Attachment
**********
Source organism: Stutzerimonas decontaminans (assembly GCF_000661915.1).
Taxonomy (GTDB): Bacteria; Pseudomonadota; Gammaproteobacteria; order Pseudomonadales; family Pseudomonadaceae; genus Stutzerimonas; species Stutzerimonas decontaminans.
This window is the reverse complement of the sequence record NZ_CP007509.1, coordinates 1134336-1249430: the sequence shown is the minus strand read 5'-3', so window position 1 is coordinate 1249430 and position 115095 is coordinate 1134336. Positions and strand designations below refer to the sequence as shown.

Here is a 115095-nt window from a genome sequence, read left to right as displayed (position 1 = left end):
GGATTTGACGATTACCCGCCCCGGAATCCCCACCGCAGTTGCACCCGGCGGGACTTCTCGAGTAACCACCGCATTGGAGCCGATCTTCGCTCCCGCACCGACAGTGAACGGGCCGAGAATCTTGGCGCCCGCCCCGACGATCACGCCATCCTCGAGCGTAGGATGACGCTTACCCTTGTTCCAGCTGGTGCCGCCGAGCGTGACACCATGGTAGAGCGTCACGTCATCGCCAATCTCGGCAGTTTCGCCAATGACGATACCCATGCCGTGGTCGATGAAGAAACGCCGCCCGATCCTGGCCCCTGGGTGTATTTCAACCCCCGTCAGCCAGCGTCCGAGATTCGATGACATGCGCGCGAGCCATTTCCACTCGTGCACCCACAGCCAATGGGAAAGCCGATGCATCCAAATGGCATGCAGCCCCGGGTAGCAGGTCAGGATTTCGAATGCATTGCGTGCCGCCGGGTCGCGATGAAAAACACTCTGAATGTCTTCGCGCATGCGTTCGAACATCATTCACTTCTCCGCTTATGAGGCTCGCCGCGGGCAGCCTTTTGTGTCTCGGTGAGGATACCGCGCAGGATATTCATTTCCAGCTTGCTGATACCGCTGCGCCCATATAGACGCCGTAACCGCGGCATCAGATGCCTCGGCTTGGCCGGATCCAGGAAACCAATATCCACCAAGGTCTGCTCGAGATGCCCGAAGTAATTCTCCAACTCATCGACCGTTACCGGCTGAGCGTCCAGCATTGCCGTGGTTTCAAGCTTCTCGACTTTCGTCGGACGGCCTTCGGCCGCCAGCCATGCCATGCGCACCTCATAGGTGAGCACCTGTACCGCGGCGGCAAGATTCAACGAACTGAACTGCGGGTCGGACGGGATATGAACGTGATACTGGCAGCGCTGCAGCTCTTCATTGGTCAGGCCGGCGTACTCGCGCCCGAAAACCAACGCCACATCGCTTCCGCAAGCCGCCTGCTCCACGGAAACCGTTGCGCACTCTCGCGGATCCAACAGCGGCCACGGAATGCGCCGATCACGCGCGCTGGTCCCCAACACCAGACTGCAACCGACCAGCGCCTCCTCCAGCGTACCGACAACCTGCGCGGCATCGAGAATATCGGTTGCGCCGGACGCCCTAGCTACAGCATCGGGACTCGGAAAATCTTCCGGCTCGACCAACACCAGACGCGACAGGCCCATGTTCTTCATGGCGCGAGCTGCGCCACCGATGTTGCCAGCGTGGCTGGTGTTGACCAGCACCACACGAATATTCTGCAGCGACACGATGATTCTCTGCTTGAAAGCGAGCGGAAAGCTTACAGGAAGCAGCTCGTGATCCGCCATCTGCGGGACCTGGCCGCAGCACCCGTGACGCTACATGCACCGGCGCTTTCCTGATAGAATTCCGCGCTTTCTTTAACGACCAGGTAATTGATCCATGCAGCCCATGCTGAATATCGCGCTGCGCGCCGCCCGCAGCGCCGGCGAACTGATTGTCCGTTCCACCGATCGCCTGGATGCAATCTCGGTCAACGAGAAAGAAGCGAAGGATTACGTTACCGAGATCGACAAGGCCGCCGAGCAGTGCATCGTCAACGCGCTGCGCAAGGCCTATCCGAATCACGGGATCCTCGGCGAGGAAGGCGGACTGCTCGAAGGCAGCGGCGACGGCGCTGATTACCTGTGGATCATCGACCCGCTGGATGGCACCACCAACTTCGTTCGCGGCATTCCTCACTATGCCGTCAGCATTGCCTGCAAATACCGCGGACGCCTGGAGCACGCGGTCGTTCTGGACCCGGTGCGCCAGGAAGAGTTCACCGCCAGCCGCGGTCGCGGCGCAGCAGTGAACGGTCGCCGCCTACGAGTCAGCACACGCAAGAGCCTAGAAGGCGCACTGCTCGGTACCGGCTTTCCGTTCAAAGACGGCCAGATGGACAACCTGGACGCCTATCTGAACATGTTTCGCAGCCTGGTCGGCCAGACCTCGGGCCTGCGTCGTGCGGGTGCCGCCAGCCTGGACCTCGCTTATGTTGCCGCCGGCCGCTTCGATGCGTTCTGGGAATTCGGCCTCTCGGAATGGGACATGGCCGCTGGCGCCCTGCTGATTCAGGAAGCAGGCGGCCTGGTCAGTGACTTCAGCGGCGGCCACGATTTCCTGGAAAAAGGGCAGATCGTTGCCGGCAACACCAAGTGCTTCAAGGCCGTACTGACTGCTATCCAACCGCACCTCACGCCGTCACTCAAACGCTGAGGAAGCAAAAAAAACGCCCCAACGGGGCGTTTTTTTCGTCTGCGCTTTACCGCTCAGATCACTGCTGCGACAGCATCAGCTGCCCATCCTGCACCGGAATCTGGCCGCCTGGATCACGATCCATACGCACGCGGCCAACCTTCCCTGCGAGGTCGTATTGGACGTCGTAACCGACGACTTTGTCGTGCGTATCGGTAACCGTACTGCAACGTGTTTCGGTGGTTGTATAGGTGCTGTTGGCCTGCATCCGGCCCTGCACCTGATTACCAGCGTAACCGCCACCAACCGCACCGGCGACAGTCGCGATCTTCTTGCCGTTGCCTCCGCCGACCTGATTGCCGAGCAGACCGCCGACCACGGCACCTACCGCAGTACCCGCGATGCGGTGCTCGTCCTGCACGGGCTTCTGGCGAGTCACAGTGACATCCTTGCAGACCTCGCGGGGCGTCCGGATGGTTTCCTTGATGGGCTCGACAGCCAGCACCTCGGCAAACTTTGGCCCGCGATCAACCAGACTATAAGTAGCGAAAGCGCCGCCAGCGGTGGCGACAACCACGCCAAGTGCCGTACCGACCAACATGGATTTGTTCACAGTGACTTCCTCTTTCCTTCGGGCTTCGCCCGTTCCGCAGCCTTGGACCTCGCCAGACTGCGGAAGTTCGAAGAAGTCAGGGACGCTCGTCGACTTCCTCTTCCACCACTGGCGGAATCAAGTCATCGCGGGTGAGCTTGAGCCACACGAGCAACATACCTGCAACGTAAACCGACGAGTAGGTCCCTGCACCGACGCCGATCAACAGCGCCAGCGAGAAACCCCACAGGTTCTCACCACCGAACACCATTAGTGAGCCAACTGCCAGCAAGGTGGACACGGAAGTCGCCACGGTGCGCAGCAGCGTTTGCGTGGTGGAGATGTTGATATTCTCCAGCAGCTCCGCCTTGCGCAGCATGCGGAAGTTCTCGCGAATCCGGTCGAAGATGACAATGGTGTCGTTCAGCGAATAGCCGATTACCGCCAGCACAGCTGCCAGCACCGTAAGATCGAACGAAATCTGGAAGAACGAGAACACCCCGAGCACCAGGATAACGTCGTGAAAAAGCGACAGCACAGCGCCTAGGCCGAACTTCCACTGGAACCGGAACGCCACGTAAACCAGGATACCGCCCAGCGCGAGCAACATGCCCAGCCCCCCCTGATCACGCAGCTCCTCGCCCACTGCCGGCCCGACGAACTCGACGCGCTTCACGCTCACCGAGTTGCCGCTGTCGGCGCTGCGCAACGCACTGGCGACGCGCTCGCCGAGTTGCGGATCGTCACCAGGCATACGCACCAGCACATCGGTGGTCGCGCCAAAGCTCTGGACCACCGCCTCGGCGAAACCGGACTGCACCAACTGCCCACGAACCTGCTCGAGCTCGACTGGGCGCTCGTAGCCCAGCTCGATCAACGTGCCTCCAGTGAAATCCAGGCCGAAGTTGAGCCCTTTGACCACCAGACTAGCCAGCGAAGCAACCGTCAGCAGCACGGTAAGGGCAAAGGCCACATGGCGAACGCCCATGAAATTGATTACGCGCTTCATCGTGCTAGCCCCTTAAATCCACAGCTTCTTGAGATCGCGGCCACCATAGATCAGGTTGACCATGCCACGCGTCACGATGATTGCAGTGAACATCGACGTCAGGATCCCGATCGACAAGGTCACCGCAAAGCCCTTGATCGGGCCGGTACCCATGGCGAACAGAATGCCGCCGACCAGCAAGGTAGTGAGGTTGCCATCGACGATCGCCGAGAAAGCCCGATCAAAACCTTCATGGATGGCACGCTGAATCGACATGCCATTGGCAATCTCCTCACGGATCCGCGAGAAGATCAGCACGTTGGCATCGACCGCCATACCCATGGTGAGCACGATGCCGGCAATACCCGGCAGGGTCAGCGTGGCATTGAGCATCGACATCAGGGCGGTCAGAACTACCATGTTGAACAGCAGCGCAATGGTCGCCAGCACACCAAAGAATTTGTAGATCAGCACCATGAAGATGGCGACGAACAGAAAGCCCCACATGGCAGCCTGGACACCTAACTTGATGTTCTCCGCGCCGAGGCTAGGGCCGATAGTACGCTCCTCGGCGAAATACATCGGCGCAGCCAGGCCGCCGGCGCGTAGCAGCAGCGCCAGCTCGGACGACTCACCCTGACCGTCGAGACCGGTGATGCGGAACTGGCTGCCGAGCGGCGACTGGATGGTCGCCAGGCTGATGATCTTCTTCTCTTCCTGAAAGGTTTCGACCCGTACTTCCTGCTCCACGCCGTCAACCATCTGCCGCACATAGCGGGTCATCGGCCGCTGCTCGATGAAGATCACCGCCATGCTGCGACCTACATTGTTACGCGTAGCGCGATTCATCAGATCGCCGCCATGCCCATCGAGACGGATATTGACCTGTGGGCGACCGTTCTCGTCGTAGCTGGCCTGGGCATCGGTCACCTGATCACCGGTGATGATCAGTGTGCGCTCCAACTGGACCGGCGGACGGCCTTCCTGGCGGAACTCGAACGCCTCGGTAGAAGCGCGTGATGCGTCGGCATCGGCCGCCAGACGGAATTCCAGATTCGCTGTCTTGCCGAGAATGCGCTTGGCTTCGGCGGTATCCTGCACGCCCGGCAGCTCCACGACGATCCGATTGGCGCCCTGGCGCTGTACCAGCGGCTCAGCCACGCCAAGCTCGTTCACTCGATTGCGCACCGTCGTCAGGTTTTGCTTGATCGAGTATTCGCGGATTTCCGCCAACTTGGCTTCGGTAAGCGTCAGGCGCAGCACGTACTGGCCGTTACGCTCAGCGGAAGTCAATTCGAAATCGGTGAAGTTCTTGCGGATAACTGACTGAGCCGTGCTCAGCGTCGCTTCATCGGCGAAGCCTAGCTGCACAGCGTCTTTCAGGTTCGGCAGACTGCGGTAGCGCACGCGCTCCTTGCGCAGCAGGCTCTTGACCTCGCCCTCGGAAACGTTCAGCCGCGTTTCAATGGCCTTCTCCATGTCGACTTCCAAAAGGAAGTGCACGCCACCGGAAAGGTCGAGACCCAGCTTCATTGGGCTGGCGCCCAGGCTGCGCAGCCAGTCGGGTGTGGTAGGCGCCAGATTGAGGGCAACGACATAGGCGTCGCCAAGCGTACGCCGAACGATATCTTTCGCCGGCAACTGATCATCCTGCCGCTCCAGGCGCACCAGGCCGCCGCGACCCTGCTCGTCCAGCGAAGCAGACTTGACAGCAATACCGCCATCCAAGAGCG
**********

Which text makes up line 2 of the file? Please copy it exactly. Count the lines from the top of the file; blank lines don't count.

Taxonomy (GTDB): Bacteria; Pseudomonadota; Gammaproteobacteria; order Pseudomonadales; family Pseudomonadaceae; genus Stutzerimonas; species Stutzerimonas decontaminans.